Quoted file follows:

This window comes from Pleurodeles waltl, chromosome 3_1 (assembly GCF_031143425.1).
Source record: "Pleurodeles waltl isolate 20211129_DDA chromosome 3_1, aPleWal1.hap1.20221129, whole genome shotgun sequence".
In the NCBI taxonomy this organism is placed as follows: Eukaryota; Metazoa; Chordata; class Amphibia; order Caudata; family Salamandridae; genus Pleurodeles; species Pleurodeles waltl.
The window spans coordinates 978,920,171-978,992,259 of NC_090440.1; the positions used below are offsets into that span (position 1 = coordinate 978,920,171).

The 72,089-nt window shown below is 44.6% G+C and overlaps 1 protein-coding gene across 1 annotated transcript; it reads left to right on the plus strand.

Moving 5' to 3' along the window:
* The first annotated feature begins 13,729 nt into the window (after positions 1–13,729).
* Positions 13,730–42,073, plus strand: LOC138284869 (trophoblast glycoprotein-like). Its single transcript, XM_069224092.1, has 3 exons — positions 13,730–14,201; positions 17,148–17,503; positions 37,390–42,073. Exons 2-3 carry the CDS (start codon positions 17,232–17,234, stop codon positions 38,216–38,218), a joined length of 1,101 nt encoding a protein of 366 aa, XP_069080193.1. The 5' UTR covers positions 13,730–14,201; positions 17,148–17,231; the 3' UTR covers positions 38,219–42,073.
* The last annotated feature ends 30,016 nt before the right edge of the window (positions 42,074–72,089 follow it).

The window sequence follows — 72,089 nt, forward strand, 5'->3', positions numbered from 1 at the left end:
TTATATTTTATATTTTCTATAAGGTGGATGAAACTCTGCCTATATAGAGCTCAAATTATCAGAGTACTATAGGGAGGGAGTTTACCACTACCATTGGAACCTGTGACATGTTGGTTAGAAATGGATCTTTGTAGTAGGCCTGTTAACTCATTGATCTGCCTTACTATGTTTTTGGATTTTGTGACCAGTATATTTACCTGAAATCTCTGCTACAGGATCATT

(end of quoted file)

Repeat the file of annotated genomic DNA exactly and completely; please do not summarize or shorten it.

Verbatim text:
This window comes from Pleurodeles waltl, chromosome 3_1 (assembly GCF_031143425.1).
Source record: "Pleurodeles waltl isolate 20211129_DDA chromosome 3_1, aPleWal1.hap1.20221129, whole genome shotgun sequence".
In the NCBI taxonomy this organism is placed as follows: Eukaryota; Metazoa; Chordata; class Amphibia; order Caudata; family Salamandridae; genus Pleurodeles; species Pleurodeles waltl.
The window spans coordinates 978,920,171-978,992,259 of NC_090440.1; the positions used below are offsets into that span (position 1 = coordinate 978,920,171).

The 72,089-nt window shown below is 44.6% G+C and overlaps 1 protein-coding gene across 1 annotated transcript; it reads left to right on the plus strand.

Moving 5' to 3' along the window:
* The first annotated feature begins 13,729 nt into the window (after positions 1–13,729).
* Positions 13,730–42,073, plus strand: LOC138284869 (trophoblast glycoprotein-like). Its single transcript, XM_069224092.1, has 3 exons — positions 13,730–14,201; positions 17,148–17,503; positions 37,390–42,073. Exons 2-3 carry the CDS (start codon positions 17,232–17,234, stop codon positions 38,216–38,218), a joined length of 1,101 nt encoding a protein of 366 aa, XP_069080193.1. The 5' UTR covers positions 13,730–14,201; positions 17,148–17,231; the 3' UTR covers positions 38,219–42,073.
* The last annotated feature ends 30,016 nt before the right edge of the window (positions 42,074–72,089 follow it).

The window sequence follows — 72,089 nt, forward strand, 5'->3', positions numbered from 1 at the left end:
TTATATTTTATATTTTCTATAAGGTGGATGAAACTCTGCCTATATAGAGCTCAAATTATCAGAGTACTATAGGGAGGGAGTTTACCACTACCATTGGAACCTGTGACATGTTGGTTAGAAATGGATCTTTGTAGTAGGCCTGTTAACTCATTGATCTGCCTTACTATGTTTTTGGATTTTGTGACCAGTATATTTACCTGAAATCTCTGCTACAGGATCATT